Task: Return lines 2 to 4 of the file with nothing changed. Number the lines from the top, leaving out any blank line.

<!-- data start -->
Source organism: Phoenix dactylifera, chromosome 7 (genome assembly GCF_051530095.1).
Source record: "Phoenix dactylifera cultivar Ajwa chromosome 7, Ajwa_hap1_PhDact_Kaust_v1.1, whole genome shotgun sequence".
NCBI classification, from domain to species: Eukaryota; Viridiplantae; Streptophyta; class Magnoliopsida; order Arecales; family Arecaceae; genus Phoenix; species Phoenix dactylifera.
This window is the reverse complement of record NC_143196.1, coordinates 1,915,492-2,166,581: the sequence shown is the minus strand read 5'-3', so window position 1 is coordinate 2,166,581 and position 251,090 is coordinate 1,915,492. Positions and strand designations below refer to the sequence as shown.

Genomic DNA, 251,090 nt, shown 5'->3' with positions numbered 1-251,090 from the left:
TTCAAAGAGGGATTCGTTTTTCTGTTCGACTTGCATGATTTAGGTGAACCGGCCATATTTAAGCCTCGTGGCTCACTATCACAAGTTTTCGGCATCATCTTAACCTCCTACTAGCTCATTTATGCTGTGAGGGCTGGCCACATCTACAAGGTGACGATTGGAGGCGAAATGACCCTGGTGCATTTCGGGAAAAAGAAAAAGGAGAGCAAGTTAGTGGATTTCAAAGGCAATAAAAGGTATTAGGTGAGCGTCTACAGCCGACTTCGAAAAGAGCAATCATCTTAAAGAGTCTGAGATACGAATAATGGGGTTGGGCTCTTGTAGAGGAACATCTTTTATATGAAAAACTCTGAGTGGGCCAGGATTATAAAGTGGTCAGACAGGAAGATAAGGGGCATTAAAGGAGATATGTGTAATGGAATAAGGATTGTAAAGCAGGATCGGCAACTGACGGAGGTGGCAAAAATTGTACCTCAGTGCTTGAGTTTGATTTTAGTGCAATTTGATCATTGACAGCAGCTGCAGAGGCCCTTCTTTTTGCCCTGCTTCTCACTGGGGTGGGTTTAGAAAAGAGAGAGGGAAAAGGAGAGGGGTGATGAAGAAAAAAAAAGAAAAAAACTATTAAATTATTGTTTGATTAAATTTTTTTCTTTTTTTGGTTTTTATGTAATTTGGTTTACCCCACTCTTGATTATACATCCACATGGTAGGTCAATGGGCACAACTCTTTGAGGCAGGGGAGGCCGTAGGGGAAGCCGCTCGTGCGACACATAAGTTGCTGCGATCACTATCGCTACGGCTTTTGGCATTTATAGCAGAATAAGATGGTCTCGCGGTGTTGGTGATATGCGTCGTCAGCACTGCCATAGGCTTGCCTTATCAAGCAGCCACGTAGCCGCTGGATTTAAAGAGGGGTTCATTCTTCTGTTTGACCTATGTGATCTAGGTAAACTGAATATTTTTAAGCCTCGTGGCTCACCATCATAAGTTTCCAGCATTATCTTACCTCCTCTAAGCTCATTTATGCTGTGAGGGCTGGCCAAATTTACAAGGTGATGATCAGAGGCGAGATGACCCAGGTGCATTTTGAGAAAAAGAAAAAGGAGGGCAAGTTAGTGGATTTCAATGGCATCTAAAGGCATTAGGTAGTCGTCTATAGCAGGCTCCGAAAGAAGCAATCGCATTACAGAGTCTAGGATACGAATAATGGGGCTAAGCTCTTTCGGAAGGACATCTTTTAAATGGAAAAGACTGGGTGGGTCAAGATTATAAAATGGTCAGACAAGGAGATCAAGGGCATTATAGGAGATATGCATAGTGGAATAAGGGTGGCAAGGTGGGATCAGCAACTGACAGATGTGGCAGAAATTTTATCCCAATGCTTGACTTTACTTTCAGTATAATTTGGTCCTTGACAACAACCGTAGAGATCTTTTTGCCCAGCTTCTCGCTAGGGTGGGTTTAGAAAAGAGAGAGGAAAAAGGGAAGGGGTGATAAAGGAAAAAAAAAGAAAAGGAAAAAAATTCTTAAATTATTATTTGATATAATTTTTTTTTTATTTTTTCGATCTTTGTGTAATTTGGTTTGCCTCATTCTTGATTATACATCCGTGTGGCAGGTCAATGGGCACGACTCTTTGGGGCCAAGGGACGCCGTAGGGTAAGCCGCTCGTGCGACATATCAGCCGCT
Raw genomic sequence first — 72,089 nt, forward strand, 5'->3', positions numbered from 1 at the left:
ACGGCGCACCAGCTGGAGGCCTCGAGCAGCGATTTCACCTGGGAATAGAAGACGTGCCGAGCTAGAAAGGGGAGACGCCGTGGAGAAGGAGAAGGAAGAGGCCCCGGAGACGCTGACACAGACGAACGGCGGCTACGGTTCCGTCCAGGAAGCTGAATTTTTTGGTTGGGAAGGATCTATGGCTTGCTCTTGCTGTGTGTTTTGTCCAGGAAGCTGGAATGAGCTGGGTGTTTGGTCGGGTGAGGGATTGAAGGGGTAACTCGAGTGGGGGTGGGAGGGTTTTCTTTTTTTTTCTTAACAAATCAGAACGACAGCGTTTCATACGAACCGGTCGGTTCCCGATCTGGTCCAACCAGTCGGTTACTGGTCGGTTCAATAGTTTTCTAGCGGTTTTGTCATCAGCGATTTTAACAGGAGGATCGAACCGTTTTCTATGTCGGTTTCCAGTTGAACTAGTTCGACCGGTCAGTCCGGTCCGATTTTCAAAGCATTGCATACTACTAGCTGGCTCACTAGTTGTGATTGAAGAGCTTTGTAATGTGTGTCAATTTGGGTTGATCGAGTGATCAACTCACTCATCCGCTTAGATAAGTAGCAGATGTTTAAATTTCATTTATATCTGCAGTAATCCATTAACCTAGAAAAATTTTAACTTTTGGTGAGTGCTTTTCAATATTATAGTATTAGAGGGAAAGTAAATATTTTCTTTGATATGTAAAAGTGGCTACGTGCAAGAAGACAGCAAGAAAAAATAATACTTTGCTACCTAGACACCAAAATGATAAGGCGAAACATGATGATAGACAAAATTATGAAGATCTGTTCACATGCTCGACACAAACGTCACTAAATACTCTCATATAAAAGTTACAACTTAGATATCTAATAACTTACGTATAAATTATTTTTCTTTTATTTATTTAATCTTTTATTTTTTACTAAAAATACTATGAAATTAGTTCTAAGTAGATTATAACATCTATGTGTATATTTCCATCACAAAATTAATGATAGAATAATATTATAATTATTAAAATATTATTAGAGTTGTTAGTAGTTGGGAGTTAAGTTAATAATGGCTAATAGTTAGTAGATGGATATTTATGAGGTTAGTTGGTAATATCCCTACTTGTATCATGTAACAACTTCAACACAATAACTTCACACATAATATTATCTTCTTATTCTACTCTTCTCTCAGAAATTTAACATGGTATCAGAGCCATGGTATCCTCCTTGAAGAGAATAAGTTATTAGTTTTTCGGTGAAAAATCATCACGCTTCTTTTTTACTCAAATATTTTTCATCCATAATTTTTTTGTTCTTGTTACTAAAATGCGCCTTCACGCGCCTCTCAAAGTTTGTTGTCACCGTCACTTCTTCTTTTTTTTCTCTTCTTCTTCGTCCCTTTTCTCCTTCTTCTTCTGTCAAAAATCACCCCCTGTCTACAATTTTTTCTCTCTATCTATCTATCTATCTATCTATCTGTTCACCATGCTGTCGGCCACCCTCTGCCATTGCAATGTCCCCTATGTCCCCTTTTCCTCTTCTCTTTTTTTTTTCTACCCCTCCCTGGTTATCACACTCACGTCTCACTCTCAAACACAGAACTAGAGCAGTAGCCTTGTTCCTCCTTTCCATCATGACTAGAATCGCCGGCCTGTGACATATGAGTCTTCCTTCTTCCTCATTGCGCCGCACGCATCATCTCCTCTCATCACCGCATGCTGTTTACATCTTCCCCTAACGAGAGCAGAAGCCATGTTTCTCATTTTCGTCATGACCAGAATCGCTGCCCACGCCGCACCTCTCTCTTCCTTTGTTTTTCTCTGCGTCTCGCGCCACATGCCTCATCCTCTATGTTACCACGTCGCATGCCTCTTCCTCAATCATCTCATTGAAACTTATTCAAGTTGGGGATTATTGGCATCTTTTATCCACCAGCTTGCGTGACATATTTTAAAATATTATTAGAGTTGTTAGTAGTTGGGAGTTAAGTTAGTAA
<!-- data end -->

Source record: "Phoenix dactylifera cultivar Ajwa chromosome 7, Ajwa_hap1_PhDact_Kaust_v1.1, whole genome shotgun sequence".
NCBI classification, from domain to species: Eukaryota; Viridiplantae; Streptophyta; class Magnoliopsida; order Arecales; family Arecaceae; genus Phoenix; species Phoenix dactylifera.
This window is the reverse complement of record NC_143196.1, coordinates 1,915,492-2,166,581: the sequence shown is the minus strand read 5'-3', so window position 1 is coordinate 2,166,581 and position 251,090 is coordinate 1,915,492. Positions and strand designations below refer to the sequence as shown.